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Table 2 Perceived barriers to synergies

From: Effectiveness of a grant program's efforts to promote synergy within its funded initiatives: perceptions of participants of the Southern Rural Access Program

Barriers Illustrative Quotations
Factors Outside the SRAP  
   Turf issues and politics "Health care in [our state] is pretty 'turfy.' When we became the lead agency... it changed a lot of interpersonal dynamics. It created huge jealousies in the state and caused many problems."
  "I guess, I felt like there were more opportunities that could have been pursued with the Office of XX... actually what happened was they sort of sat on it and didn't really do anything with it and sort of said it would be threatening to certain people. And it was probably the turf issues."
  "Politics and egos."
   Differences among organizations' types, structures and agendas "The one dynamic that probably interfered with synergy a little bit is the nature of our different work environments. I come from a private not-for-profit and [our] issues are very different... than those programs based in academia or health departments of state governments. I struggle with very different issues and sometimes there was really a lack of understanding about the different environments we each come from."
  "I think some factors [that kept synergies from developing] are in that the infrastructure at some of these health professional schools generally didn't have the same type of vision for moving in that direction as far as entrance into the schools [for minorities].
   Racial and cultural differences in perspectives; racial tensions "The other thing that we noticed that was very unfortunate is that these [coalitions] tend to form along racial lines. There will be a black health care coalition and a white health care coalition, and they won't talk to one another. We, even though we tried, were never successfully able to get those folks to break bread together. That was a failure that was disappointing."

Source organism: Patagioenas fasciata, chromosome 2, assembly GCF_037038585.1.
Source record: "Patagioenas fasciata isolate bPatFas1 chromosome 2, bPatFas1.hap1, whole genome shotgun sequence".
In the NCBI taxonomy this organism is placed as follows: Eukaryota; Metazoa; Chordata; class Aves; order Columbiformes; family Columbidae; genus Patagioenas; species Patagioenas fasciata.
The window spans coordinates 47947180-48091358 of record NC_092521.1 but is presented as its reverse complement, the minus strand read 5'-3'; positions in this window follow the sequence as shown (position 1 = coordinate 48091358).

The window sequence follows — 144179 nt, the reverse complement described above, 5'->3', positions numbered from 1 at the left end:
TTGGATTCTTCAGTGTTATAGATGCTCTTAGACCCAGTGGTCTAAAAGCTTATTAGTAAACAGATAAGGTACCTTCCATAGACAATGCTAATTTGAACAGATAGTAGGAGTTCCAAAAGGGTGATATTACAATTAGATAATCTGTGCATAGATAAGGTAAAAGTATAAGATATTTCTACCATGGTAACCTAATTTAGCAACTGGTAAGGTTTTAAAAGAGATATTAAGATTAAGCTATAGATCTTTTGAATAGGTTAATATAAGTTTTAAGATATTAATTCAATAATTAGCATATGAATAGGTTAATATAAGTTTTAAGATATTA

Features of the SRAP  
   NPO was sometimes over- involved or under-involved in managing collaborations    "Something that just made it worse was national program staff inserting themselves in the middle of it when they didn't really have a full understanding of the dynamics."
  "I think the SRAP program office could have intervened in states where they knew things were not going well and said, 'You either take this and this and do with it as we say because we have the money. You need to do it, or you need to find somebody else to lead the program."'
   Too few program dollars to promote or maintain synergies "The folks that early on I was engaged with, for the most part, stayed involved to the end of the project. [But] towards the end of the project, it's fair to say as folks weren't receiving funding, some would miss a meeting here or there, and that just happens. You have to go on to other projects or go on to other things that take your time."
   Limiting program involvement to only some counties within states "You know, Robert Wood Johnson made the decision in Phase II to concentrate their efforts. I'm not sure that really proved to be as beneficial as people thought it would be. In other words, the layering on of different services in an area was not as beneficial as it could have been or as they anticipated it would be."
  "It was almost like a betrayal later on when I went to a meeting of the [my state] Southern Rural Access and was told that the decision was made to drop everyone that wasn't in the Delta. We were dropped!... I guess that's my point that I want to stress to folks is you almost hang people out to dry."
  "Well, one of our problems is in Texas we were not a statewide project. We really tried hard to bring some of the programs to the statewide level and to get the support from state agencies, and things were a challenge because we were regional."
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